Fortunately, better writers than me have endured the soul-sucking chill of the Dementor’s Kiss. My go-to writing mantra is a story about a Really Successful Writer (hereafter known as Harry Potter) told to me by my favorite writing mentor, whom I’ll call… Hermione Granger. Perhaps the story means so much because she believed in my work. When I can’t maintain faith in myself, I share the story with my own writing students. I repeat it to the cat; I grab despairing novelists at the coffee shop and recite the tale, spittle flying.

The event took place years ago at the prestigious Hogwrites School. Hermione and Harry were sitting side by side at a large table in a novel writing workshop. Professor Albus Dumbledore presided over the discussion of the not-yet-published Harry’s novel… as the work was ripped apart. The students mauled it. Reviled it. Cruciatus-Cursed it. Harry sat impassively listening while his fellow students reduced his work to a writhing torment of former character and plot. But Hermione noticed that under the table, Harry’s knees were shaking.

Some while later, a troubled Hermione found Dumbledore strolling the grounds. “We were really hard on poor Harry,” she told the venerable teacher.

“He deserved it,” Dumbledore replied. “The work was awful.”

Hermione swallowed.

“But he’s going to be a terrific writer.” Seeing my mentor’s shocked face, Dumbledore went on to add that Harry had come to him after the workshop and thanked him for the disembowelment. Harry was going to completely junk the novel and start another from scratch. That kind of drive, Dumbledore indicated, would be the making of him.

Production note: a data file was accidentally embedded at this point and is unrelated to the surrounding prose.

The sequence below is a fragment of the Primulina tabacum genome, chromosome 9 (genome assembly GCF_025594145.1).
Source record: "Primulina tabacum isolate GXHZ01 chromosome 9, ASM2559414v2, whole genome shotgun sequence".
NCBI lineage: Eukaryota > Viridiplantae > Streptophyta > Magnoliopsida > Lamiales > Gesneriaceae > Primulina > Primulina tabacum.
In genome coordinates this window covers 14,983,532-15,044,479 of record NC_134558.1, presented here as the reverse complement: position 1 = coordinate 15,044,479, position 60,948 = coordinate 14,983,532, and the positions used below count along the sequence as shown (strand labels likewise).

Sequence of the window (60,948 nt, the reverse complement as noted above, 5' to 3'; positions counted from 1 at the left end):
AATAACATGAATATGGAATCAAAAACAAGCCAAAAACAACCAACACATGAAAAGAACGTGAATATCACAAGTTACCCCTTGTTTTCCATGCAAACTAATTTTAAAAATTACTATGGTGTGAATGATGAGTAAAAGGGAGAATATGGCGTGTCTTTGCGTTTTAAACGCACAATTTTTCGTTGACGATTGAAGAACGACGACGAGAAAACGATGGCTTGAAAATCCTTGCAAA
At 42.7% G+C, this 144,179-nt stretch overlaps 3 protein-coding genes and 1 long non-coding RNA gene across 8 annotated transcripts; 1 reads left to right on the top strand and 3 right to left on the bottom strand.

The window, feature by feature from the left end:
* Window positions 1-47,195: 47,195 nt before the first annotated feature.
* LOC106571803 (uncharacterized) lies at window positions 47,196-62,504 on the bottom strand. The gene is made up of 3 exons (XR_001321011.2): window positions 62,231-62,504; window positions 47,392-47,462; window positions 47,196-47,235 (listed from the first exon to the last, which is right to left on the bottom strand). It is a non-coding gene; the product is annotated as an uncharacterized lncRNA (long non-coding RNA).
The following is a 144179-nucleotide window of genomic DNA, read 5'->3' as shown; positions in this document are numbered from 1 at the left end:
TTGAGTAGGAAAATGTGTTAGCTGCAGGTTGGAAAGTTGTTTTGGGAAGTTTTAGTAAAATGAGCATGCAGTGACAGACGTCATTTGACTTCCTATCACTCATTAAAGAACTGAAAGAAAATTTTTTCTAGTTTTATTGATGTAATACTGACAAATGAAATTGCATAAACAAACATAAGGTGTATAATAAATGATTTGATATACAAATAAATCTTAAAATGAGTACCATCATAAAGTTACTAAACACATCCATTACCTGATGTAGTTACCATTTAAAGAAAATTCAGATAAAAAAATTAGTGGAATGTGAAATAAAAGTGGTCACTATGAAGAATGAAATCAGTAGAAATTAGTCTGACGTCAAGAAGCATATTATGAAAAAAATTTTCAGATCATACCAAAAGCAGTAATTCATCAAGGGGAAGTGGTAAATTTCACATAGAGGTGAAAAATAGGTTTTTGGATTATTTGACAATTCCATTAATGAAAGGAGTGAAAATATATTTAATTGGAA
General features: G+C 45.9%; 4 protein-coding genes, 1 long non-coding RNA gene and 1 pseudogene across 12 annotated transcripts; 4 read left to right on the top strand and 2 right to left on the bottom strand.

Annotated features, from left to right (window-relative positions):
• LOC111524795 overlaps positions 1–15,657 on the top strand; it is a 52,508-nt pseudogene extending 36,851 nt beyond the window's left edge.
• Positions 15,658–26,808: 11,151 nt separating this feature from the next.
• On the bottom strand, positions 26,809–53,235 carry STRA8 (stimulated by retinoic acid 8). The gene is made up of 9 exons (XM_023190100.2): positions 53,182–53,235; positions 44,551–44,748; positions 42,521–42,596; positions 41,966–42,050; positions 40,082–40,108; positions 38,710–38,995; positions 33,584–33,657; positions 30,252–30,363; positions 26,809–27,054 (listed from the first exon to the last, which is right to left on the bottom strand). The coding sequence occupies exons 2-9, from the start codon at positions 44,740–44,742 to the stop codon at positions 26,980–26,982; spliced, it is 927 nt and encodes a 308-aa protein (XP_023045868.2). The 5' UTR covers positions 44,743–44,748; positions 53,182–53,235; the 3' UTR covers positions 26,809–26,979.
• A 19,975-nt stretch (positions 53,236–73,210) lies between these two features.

“Harry” went on to become famous enough that real names are impossible. I’m in the market for blurbs, after all.

For me, those still-obscure, hopelessly shaking knees are the most encouraging part of the story. It doesn’t matter if other people think your writing is dreadful. It’s okay if you’re scared out of your wits. What matters, in the end, is rising out of the ashes.
Phoenix 2.0
Read the original post here.

Wednesday, September 28, 2011

"I lay curled up like a broken comma"



Last night, that sentence came to me as I lay awake, worrying about something. I thought it was pretty cool. I thought I might take it and run with it, turn it into an as-yet unwritten story.

The problem is that an image isn't a story idea.  I have nothing to place it in. No context, no problem set.  In the past I would have taken that line and kept on writing, hoping an elusive plot would rise from the mess.  This may work for some people--not for me. I would have ended up with a shapeless mass, trying to revise it into life.

So for now, it's archived.  I need a spine, not a vertebra.

Actually, real life has similar moments of discovery.  A quick sense of clarity about a family problem. The thought, "You know. I really should try this."  Or the converse, "I can't.  I'll never. They won't..."  But one difference between real life and fiction is that real life keeps happening, no matter what.  Until you die, narrative isn't optional.

But there's a similarity.  Moments of clarity can be nurtured, or they can be lost. They can be questioned or cultivated or put to use.  Otherwise, life can have a random quality, and we might feel we aren't the authors of our own scenarios.

As in writing, making use of our clarity fragments takes work.  But it's not always the kind of work we think of as Work.  A lot of this work has to do with kindness.  If you think it's cool to be kind to other people, why not be kind to yourself? The fragment of clarity might simply need you to let it hang out for a while. Give it air.  Don't rule it out, and see what happens.